Oil pump does not deliver enough oil ! - Triumph Forum: Triumph Rat Motorcycle Forums
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post #1 of 28 (permalink) Old 07-30-2019, 04:35 PM Thread Starter
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Oil pump does not deliver enough oil !

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Originally Posted by Rancidpegwoman View Post
My reasoning is the barely adequate oil pump does not deliver enough oil to the crankcases below 3000 rpm to allow the crankshaft to splash feed the exhaust cam or cylinder walls.

Regards
Peg.

Interesting observation, how do we know this?
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post #2 of 28 (permalink) Old 07-31-2019, 05:38 AM
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Originally Posted by Freakmaster View Post
Quote:

Originally Posted by Rancidpegwoman View Post

My reasoning is the barely adequate oil pump does not deliver enough oil to the crankcases below 3000 rpm to allow the crankshaft to splash feed the exhaust cam or cylinder walls.



Regards

Peg.



Interesting observation, how do we know this?
Didnt you know she has clear plastic cases and cylinders? Probably judging from camshaft wear, i think she does more miles than a lot of tired old farts in here why the pump is inadequate in that particular bike and one of the best pumps of that era in the rest of the bikes is still unclear.

Last edited by Twintorsk; 07-31-2019 at 12:24 PM.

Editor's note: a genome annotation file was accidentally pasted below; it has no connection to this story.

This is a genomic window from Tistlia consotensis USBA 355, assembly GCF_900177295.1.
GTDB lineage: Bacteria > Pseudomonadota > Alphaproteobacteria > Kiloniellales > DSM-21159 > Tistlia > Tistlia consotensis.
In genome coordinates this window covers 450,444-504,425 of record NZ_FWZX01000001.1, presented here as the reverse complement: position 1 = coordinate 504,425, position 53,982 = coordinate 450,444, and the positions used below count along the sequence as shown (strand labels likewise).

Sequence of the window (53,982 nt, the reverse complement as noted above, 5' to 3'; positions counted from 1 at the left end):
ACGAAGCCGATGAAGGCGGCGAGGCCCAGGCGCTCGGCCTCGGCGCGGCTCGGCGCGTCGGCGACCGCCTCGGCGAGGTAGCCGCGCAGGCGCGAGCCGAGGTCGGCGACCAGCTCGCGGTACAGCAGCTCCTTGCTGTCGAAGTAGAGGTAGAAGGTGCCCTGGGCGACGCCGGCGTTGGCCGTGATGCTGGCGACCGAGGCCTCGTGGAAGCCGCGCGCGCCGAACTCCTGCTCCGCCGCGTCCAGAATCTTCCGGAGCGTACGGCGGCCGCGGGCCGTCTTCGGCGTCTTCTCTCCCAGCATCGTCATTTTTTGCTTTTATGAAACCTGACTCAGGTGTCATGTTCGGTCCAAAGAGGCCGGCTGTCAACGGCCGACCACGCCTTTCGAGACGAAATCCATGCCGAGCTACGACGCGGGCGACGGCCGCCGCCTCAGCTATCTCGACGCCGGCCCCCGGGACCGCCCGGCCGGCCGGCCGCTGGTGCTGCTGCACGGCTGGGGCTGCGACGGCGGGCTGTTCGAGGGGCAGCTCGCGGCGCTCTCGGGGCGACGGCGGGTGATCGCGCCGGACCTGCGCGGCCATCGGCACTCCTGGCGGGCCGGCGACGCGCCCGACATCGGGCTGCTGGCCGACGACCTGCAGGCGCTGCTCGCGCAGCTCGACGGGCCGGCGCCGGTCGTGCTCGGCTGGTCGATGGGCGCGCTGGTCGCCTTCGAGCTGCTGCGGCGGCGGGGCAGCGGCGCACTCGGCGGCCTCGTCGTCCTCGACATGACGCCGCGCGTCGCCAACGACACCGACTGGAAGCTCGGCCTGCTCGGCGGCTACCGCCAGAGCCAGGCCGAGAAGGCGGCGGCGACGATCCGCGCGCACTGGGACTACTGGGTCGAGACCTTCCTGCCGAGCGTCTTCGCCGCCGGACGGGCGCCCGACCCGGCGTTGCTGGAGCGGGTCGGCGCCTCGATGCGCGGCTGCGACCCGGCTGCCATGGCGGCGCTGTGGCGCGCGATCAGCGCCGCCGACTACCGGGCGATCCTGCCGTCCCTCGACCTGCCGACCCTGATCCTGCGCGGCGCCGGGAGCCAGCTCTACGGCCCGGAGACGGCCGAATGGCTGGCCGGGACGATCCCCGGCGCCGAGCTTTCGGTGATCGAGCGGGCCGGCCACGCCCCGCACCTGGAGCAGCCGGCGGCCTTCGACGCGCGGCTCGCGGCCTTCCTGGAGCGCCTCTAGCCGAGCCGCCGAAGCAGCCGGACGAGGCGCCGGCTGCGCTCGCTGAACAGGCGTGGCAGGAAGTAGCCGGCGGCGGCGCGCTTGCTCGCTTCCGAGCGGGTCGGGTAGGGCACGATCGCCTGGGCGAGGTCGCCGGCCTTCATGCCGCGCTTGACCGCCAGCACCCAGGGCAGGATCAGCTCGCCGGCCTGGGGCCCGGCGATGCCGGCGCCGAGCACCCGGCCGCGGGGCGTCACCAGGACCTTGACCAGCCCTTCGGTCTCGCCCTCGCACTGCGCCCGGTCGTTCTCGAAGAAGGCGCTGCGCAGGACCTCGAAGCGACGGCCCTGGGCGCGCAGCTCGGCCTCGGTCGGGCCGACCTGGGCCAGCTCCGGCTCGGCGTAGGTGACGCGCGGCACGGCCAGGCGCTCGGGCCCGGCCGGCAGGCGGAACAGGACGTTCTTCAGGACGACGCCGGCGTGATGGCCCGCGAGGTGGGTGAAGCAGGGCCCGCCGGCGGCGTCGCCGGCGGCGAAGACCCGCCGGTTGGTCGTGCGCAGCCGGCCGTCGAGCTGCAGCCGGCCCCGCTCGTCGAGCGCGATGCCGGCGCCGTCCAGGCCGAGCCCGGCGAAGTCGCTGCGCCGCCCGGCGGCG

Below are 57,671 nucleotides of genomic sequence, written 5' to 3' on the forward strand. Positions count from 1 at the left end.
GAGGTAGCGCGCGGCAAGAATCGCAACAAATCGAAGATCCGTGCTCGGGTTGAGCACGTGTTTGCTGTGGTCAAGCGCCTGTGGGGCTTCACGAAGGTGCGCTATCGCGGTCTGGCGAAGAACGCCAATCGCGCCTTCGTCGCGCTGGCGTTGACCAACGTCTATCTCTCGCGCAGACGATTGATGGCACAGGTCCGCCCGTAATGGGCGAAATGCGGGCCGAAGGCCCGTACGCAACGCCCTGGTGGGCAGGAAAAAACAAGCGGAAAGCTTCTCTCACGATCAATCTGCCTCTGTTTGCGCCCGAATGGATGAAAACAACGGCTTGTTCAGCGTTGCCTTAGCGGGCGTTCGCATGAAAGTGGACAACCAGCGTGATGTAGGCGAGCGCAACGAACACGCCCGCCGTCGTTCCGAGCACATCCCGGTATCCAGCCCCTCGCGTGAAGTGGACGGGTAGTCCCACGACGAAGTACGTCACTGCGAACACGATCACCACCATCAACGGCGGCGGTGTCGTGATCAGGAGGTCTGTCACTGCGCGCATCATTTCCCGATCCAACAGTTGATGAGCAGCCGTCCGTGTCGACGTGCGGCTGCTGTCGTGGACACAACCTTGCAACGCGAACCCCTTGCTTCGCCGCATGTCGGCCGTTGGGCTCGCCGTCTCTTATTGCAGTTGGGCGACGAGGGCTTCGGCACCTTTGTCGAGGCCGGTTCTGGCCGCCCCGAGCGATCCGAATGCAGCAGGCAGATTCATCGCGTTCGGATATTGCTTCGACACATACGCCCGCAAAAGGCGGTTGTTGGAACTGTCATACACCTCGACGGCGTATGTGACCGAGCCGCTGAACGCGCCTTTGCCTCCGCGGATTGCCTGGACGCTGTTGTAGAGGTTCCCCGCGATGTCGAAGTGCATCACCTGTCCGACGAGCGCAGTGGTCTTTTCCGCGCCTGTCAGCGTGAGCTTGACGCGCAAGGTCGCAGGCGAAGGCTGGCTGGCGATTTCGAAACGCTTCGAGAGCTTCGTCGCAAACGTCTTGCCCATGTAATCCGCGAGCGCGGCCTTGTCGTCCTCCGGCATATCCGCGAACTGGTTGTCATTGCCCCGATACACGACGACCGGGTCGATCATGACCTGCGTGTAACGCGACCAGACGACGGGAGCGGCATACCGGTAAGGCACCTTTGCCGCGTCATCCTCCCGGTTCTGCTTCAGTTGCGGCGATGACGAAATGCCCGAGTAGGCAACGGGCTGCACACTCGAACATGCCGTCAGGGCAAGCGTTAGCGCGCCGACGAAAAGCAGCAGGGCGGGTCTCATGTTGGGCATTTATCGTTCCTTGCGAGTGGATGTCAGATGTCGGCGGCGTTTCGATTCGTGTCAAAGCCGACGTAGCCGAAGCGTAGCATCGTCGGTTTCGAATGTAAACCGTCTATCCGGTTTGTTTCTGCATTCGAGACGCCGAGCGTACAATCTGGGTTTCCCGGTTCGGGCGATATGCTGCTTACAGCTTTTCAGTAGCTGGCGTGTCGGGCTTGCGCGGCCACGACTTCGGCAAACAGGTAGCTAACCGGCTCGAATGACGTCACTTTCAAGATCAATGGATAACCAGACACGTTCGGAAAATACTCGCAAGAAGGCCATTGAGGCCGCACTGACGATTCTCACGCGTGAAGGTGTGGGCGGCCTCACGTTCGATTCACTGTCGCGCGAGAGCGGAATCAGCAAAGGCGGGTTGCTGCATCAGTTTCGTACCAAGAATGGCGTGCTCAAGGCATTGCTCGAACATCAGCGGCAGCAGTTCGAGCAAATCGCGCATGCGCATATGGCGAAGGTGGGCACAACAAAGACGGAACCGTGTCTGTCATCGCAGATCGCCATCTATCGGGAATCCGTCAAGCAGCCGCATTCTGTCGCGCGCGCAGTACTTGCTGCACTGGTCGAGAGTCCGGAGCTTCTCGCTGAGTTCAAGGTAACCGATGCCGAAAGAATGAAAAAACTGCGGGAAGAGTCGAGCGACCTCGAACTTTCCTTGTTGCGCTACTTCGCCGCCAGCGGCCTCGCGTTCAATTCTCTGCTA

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post #3 of 28 (permalink) Old 07-31-2019, 06:00 AM
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Quote:
Originally Posted by Freakmaster View Post
Quote:
Originally Posted by Rancidpegwoman View Post
My reasoning is the barely adequate oil pump does not deliver enough oil to the crankcases below 3000 rpm to allow the crankshaft to splash feed the exhaust cam or cylinder walls.

Regards
/>
Based on what data? Your expert opinion?
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post #4 of 28 (permalink) Old 07-31-2019, 06:34 AM
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Do a simple slightly crude test..with the engine fully warmed up, remove oil fil cap and observe the return flow at 2500 rpm and let's say 3500 rpm...If you see a noticable difference it might be true..

As mentioned, my 750 has an oil pressure gauge, fully warmed up the pressure is pretty much the same at 2500 and 3500, 65 psi...I suggested since the leakage past the rod bearings primary determines oil pressue, can we assume the volume of oil is about the same in my example?...Disclaimer, you bike may be different and if you have no oil pressure gauge you have no clue...
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post #5 of 28 (permalink) Old 07-31-2019, 12:41 PM
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Quote:
Originally Posted by Truckedup View Post
Do a simple slightly crude test..with the engine fully warmed up, remove oil fil cap and observe the return flow at 2500 rpm and let's say 3500 rpm...If you see a noticable difference it might be true..